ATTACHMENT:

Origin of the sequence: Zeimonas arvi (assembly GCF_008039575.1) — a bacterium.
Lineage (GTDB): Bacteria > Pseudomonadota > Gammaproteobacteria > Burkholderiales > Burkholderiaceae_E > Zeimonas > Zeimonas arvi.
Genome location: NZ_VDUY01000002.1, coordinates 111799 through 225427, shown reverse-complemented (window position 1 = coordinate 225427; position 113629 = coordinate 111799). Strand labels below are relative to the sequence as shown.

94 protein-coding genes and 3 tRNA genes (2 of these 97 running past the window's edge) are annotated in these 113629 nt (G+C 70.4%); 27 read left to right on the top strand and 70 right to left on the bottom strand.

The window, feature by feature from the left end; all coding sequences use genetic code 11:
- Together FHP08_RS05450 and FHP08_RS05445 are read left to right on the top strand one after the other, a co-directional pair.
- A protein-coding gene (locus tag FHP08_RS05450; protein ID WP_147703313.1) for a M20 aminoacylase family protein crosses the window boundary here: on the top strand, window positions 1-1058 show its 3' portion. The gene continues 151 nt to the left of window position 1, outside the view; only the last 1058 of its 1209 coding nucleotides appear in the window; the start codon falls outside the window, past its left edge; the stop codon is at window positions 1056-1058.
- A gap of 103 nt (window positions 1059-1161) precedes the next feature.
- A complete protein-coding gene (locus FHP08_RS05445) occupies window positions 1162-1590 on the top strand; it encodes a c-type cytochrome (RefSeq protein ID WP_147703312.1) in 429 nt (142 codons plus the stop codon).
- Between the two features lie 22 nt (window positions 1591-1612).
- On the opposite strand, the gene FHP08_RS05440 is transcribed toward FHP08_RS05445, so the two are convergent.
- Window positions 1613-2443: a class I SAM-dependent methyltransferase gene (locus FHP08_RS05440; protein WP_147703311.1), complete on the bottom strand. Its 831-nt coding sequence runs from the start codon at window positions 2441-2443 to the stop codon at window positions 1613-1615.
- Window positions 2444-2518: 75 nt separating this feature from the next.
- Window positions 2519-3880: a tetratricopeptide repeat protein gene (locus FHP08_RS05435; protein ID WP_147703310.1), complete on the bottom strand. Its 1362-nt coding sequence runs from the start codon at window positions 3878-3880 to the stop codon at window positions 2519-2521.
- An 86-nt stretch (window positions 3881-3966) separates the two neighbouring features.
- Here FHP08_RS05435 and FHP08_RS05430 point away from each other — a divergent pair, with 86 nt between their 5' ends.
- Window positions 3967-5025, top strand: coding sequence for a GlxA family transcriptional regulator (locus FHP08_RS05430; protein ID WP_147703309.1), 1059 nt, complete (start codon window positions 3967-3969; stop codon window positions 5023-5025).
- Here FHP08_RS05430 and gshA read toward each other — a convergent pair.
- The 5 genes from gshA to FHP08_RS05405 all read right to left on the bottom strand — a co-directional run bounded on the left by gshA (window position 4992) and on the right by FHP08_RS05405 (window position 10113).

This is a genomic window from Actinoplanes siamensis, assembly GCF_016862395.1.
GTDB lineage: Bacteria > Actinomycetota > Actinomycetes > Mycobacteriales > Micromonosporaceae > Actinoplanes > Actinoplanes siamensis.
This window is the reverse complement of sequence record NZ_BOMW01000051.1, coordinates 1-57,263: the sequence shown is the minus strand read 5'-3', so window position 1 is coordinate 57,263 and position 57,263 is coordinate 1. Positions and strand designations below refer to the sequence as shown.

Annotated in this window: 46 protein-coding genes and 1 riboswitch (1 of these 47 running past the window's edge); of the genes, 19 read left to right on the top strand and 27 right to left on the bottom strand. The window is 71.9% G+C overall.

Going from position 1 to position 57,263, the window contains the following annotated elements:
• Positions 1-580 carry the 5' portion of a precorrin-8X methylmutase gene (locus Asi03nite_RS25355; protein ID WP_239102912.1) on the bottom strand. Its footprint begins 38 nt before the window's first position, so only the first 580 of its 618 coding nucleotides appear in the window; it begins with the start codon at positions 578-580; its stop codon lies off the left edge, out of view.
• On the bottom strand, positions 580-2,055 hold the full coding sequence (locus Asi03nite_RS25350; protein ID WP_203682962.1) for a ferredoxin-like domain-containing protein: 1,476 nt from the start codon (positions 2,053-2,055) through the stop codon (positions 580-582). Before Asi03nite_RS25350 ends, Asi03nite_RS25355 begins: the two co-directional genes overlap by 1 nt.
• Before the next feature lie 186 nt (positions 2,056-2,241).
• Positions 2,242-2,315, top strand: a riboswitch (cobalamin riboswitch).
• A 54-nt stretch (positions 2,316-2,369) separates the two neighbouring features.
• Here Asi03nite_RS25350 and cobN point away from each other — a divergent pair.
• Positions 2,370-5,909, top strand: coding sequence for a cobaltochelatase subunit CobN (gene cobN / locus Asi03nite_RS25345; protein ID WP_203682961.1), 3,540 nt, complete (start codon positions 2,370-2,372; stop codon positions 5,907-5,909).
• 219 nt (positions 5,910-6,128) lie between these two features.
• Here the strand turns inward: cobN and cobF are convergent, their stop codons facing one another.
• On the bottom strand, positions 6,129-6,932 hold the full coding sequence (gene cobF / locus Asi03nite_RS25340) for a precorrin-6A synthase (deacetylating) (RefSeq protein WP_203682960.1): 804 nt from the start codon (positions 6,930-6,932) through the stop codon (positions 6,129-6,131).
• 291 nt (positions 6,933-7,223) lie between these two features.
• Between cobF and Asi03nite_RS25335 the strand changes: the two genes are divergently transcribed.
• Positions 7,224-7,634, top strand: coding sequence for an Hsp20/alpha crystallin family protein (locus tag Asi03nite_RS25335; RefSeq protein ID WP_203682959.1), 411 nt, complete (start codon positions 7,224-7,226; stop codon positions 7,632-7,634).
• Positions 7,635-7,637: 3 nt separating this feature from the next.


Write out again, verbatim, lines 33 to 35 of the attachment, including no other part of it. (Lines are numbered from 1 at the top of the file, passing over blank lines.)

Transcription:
• Here the strand turns inward: cobN and cobF are convergent, their stop codons facing one another.
• On the bottom strand, positions 6,129-6,932 hold the full coding sequence (gene cobF / locus Asi03nite_RS25340) for a precorrin-6A synthase (deacetylating) (RefSeq protein WP_203682960.1): 804 nt from the start codon (positions 6,930-6,932) through the stop codon (positions 6,129-6,131).
• 291 nt (positions 6,933-7,223) lie between these two features.